No sooner than we’ve got used to ‘the frightful silence of a pine forest’, we’re evicted, and thrust into a land where the maps lie, where words don’t work and where stories and their tellers aren’t to be trusted. Toru and Naoko are brought together after the death of his Kizuki – his best friend; her boyfriend – and Toru describes a life in which stories can’t make sense of the world: the twice-bereaved and broken Naoko has a ‘word-searching sickness’ and can ‘never say what I want to say’; the warm, exuberant Midori lives above the wrong kind of bookshop, where you can buy women’s glossies and How-tos, but “No War and Peace… No Catcher in the Rye”, and she tells Toru that her father’s “in Uruguay”, rather than dying of a brain tumour in the local hospital; Toru goes on ‘supplying everyone with new stories’ about the knickers of the girl he hasn’t slept with, and cruel, humiliating lies about his room mate; a manipulative mythomaniac frames (the albeit complicit) Reiko. They’re all, in their own wounded, heavily defended ways, telling tales to keep the truth at bay, and trying to bring shape to chaos.
Behind all the static buzz of untruths, there’s one story that remains untold and untellable: the story that explains why Kizuki, Toru’s best friend and Naoko’s boyfriend, killed himself. It’s not solely the lack of Kizuki, but perhaps the lack of any explanation, any narrative, that creates the ‘vague knot of air’ inside Toru; for him, for Naoko, this lack is the hole in the centre of the wheel: “in the midst of life, everything revolved around death.”
I wasn’t sure how a story about stories would translate into dance. I wasn’t even sure how to watch: I know nothing about dance and I was worried that I wouldn’t know how to ‘read’ it. How would I know what was happening? (It’s telling that I can only talk about this in terms of reading story). But if there is a point to Toru’s narrative, it’s this: when we try to ‘make sense’, to forcibly shape a story, we end up locked in ‘the dead centre of this place that was no place’.
In ‘There we have been’ and ‘Without Stars’, James Cousins and his company haven’t tried to sketch out Murakami’s novel on the stage; they’ve distilled the relationships, exploring texture and dynamic rather than narrative arc; Naoko and Toru glance off each others’ bodies, with only the briefest of touches that can seem at times more like collision than embrace. (This brought to mind the pool game Toru and Kizuki play only hours before Kizuki kills himself). There is a brittleness and shared emptiness that defines how Toru and Naoko are with each other; fearful, tentative, compulsive, as if the terrifyingly unseen field well is between them, ‘deep beyond measuring, and crammed full of darkness, as if all the world’s darknesses had been boiled down to their ultimate density.’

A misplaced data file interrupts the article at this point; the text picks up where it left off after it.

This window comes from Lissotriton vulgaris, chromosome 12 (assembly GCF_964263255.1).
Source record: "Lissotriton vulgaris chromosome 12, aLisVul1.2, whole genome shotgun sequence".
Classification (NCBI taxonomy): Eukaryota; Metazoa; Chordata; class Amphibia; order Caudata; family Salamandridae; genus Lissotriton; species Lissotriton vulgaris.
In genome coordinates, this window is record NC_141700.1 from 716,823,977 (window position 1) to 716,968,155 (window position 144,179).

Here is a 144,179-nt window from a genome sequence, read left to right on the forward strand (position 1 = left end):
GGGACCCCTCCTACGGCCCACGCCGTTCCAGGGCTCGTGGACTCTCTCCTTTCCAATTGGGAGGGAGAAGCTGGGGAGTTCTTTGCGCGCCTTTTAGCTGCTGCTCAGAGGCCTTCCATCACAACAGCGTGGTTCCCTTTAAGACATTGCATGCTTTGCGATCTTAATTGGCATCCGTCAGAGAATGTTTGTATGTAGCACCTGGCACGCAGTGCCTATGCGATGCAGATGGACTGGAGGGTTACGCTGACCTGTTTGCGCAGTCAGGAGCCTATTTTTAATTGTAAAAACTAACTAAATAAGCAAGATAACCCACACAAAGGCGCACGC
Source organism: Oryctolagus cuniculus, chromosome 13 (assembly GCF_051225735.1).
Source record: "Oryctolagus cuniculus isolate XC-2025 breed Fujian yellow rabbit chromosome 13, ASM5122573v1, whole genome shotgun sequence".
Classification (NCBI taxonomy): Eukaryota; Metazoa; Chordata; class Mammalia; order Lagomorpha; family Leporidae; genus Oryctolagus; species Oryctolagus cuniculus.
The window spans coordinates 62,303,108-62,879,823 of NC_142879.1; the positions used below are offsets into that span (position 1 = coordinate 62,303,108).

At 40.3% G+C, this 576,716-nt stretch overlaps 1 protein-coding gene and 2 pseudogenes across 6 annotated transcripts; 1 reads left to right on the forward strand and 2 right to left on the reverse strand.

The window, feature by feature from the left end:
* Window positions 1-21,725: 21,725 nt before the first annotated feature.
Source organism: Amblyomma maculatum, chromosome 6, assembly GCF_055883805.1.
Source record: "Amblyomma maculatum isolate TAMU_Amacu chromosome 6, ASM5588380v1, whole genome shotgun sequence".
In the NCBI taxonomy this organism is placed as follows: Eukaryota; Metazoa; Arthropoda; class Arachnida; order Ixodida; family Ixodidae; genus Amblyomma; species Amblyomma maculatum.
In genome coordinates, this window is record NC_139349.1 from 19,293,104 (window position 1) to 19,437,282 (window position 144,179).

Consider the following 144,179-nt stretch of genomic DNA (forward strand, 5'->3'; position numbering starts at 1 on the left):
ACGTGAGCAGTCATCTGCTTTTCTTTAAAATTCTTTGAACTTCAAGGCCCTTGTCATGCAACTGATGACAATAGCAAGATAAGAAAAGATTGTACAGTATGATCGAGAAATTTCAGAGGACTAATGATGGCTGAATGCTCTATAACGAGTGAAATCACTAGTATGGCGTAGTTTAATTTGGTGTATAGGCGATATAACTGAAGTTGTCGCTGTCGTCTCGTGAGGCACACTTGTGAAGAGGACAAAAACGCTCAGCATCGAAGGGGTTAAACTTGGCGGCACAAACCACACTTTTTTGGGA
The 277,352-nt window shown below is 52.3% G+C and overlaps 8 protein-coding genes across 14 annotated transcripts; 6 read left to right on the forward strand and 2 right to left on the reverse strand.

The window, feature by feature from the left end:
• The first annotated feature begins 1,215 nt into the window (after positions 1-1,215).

Toru and Midori (male, here) have an altogether more robust, warm and substantial dynamic; their relationship is joyful and organic and fully embodied. But Toru is pulled away from Midori and back towards Naoko, and Naoko is pulled away from Toru, towards the shadow and the memory of Kizuki, and the dance ricochets between these triangles. (In life, Toru says, ‘we were like a talk-show, with me the guest, Kizuki the talented host and Naoko his assistant. He was good at occupying that central position.’) Even though her lover is no more, Naoko is pulled towards Kizuki (and, therefore, death): she leans towards him with a supple strength that we never see in her interactions with the living, and despite Toru’s frantic attempts to claw her back, we never see Naoko stronger and more alive than when she has chosen to die. In her astonishing duet, when her feet don’t touch the ground for the full seventeen minutes, we’re never quite sure whether she’s dancing with Kizuki or Toru. It doesn’t matter: in both her relationship with the living Toru and with the dead Kizuki, Naoko is ungrounded and never really in her body, suspended between heaven and earth, between death and life, as if this is takes place in the ‘knot of air’, in her final breath, her last moments of consciousness. But she is held, and there is, for Naoko, peace.